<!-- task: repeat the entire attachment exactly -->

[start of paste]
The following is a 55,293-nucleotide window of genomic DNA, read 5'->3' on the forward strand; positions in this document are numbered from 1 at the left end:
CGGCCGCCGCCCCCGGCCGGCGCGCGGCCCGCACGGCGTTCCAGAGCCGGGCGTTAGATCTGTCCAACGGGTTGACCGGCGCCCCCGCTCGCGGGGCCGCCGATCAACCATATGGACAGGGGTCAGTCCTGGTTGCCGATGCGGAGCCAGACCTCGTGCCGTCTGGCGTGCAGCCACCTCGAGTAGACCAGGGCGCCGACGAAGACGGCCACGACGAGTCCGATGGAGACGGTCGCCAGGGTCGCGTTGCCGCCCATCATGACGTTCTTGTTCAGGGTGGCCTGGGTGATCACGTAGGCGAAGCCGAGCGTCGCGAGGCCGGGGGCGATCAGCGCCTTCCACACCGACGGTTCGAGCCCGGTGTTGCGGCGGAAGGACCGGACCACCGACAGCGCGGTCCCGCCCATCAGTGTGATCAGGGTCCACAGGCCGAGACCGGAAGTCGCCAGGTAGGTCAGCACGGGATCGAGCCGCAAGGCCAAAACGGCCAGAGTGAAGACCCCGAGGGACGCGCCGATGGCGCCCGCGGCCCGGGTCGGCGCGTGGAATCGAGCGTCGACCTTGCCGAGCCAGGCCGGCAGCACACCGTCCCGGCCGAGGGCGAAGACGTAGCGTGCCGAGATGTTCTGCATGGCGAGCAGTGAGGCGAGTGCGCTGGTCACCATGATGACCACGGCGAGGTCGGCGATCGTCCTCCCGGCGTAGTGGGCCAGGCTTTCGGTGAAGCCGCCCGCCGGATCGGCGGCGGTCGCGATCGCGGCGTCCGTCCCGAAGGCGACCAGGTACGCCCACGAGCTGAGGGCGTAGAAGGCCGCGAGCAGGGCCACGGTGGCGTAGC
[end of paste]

The following is a 55,293-nucleotide window of genomic DNA, read 5'->3' on the forward strand; positions in this document are numbered from 1 at the left end:
CGGCCGCCGCCCCCGGCCGGCGCGCGGCCCGCACGGCGTTCCAGAGCCGGGCGTTAGATCTGTCCAACGGGTTGACCGGCGCCCCCGCTCGCGGGGCCGCCGATCAACCATATGGACAGGGGTCAGTCCTGGTTGCCGATGCGGAGCCAGACCTCGTGCCGTCTGGCGTGCAGCCACCTCGAGTAGACCAGGGCGCCGACGAAGACGGCCACGACGAGTCCGATGGAGACGGTCGCCAGGGTCGCGTTGCCGCCCATCATGACGTTCTTGTTCAGGGTGGCCTGGGTGATCACGTAGGCGAAGCCGAGCGTCGCGAGGCCGGGGGCGATCAGCGCCTTCCACACCGACGGTTCGAGCCCGGTGTTGCGGCGGAAGGACCGGACCACCGACAGCGCGGTCCCGCCCATCAGTGTGATCAGGGTCCACAGGCCGAGACCGGAAGTCGCCAGGTAGGTCAGCACGGGATCGAGCCGCAAGGCCAAAACGGCCAGAGTGAAGACCCCGAGGGACGCGCCGATGGCGCCCGCGGCCCGGGTCGGCGCGTGGAATCGAGCGTCGACCTTGCCGAGCCAGGCCGGCAGCACACCGTCCCGGCCGAGGGCGAAGACGTAGCGTGCCGAGATGTTCTGCATGGCGAGCAGTGAGGCGAGTGCGCTGGTCACCATGATGACCACGGCGAGGTCGGCGATCGTCCTCCCGGCGTAGTGGGCCAGGCTTTCGGTGAAGCCGCCCGCCGGATCGGCGGCGGTCGCGATCGCGGCGTCCGTCCCGAAGGCGACCAGGTACGCCCACGAGCTGAGGGCGTAGAAGGCCGCGAGCAGGGCCACGGTGGCGTAGC